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US, Iranian opponents could blow up nuclear negotiations

Analysis: Hawkish voices pushing back against compromise are creating a new sense of urgency in talks

Before meeting this week in Geneva with Secretary of State John Kerry, Iranian Foreign Minister Javad Zarif said he hoped to accelerate the drawn-out negotiations over a comprehensive nuclear deal.

While Zarif did not specify the reason for expediting talks, pressures have been mounting in both countries from skeptics and outright opponents of an agreement. If the spoilers succeed in preventing a deal, the result could be an escalatory spiral of retaliatory measures.

In the U.S. Congress, sponsors are lining up behind legislation limiting the foreign policy prerogatives of the executive branch. One bill, a revised version of legislation introduced in the last Congress by Sens. Mark Kirk, R-Ill., and Robert Menendez, D-N.J., but never voted on, threatens to restore restrictions on Iran’s battered energy sector if no comprehensive agreement is reached by July 6.

According to a summary of the bill, the Nuclear Weapon Free Iran Act of 2015, obtained by Al-Jazeera, it would add penalties over five months beginning in August by closing “loopholes in existing petroleum sanctions” to block Iranian exports of “condensates, fuel oil and certain other petroleum products.”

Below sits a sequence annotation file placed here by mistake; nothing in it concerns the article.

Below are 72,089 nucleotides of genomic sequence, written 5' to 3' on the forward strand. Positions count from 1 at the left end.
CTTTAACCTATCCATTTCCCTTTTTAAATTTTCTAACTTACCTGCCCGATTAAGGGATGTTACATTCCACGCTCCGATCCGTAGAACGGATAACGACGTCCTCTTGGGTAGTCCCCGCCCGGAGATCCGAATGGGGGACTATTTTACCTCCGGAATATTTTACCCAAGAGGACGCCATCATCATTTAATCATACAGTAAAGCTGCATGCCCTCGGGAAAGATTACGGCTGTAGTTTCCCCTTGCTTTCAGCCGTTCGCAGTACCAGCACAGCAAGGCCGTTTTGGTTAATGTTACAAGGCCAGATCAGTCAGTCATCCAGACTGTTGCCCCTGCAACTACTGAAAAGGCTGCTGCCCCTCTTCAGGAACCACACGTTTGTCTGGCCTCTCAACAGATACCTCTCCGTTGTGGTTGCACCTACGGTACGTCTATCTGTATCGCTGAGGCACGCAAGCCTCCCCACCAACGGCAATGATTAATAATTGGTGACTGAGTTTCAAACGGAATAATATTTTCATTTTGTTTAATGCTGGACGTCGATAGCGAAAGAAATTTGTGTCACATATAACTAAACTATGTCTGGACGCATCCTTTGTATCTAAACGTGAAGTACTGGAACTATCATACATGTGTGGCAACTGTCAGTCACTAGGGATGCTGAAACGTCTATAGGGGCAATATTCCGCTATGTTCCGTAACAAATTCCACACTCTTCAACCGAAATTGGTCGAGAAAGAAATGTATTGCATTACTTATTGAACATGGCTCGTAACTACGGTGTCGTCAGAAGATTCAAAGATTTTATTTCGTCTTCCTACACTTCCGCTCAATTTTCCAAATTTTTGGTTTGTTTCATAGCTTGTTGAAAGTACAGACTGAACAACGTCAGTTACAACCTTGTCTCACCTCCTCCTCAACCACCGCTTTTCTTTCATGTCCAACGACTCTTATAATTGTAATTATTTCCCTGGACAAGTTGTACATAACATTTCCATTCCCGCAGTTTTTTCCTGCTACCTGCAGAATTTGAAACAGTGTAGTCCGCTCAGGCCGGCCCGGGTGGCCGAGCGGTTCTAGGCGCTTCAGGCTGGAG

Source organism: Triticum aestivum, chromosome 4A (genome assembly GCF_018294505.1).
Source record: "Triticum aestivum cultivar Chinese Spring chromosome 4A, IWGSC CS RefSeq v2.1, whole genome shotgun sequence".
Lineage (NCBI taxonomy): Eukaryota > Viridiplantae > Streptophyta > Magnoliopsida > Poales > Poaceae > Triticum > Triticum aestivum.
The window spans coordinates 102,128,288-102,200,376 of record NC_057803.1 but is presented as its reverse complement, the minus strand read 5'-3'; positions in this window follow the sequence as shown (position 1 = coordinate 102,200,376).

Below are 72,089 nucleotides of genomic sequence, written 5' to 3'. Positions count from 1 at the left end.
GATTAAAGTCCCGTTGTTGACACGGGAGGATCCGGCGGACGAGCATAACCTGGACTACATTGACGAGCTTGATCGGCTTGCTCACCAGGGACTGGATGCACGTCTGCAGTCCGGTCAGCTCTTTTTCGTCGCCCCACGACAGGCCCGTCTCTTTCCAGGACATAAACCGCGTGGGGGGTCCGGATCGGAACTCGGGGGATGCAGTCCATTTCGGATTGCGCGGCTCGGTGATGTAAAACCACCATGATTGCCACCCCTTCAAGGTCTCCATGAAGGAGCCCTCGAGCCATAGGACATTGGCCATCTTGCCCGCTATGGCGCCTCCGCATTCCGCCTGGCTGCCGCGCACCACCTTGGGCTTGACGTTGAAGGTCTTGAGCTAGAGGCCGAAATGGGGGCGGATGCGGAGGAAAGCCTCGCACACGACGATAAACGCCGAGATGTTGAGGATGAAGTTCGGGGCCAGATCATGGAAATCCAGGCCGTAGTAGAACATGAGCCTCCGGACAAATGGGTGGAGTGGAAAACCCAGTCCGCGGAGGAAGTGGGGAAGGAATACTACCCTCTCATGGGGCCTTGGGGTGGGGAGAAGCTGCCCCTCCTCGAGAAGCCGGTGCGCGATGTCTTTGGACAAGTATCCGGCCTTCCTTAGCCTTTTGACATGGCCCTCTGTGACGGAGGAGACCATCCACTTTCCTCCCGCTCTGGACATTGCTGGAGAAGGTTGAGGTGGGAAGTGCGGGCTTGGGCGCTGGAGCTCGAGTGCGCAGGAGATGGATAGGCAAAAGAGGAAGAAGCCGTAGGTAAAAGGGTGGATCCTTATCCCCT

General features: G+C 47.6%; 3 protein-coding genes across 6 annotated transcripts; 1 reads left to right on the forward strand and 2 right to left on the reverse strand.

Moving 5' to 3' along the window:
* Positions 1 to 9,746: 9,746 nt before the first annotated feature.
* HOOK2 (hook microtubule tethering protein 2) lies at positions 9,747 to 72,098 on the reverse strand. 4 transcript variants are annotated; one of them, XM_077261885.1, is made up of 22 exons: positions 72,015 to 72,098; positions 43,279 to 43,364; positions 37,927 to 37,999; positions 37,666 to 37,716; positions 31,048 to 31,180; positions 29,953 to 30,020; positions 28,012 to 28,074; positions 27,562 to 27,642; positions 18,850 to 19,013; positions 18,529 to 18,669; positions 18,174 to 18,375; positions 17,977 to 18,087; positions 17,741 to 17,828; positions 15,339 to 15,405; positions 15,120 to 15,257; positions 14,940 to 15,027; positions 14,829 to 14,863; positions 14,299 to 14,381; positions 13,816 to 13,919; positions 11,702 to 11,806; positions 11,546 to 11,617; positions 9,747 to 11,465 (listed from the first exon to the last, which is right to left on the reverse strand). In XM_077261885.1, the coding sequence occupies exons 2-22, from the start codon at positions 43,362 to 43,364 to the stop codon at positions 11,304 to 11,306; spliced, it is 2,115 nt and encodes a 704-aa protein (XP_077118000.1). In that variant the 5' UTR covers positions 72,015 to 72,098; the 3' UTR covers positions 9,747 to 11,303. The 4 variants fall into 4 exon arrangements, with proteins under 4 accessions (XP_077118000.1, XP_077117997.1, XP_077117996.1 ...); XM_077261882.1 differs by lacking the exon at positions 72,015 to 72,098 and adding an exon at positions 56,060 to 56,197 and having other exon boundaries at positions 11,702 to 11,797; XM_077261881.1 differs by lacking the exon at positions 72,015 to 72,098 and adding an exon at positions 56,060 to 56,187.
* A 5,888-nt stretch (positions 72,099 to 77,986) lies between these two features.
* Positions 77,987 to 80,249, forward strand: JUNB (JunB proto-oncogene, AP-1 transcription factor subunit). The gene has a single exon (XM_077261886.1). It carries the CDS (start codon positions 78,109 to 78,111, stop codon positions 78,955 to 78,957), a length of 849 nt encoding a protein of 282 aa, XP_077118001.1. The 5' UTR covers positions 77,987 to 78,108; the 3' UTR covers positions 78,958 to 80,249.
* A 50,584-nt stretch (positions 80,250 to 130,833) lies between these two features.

The summary, prepared by the American Israel Public Affairs Committee — a strong proponent of new sanctions, which White House officials have warned could wreck prospects for a deal — says that in the event an agreement is reached, President Barack Obama would be obliged to send the text for 30 days of review by appropriate congressional committees.

Sen. Bob Corker, R-Tenn., the new chairman of the Senate Foreign Relations Committee, is working on other legislation to boost the options for a Congress skeptical of nuclear compromise with Iran to set tougher terms for a deal. And the House of Representatives is preparing its own new sanctions legislation.

A veto vowed

While Obama has vowed to veto any further sanctions approved by Congress while negotiations continue — and he has the power to waive existing sanctions on national security grounds — Iran’s Supreme Leader Ayatollah Ali Khamenei and hard-line members of Iran’s parliament are likely to interpret any new sanctions legislation as a sign that the White House may not be able to implement an accord. The Iranian parliament could retaliate by passing its own bills mandating that an agreement retain all elements of Iran’s nuclear infrastructure, for example, or that Iran be able to manufacture a certain amount of nuclear fuel by 2021, when the current contract with Russia to supply fuel for Iran’s only nuclear power plant expires.

Iranian legislators could even up the ante by mandating that Iran resume enriching uranium beyond 5 percent, as suggested by an Iranian journalist on Thursday. Enrichment above 5 percent reduces the time required for conversion to weapons-grade materiel, which is why Iran’s previous efforts in this regard caused such anxiety among its international interlocutors in the P5+1, which comprises the U.S., Britain, France, Germany, Russia and China.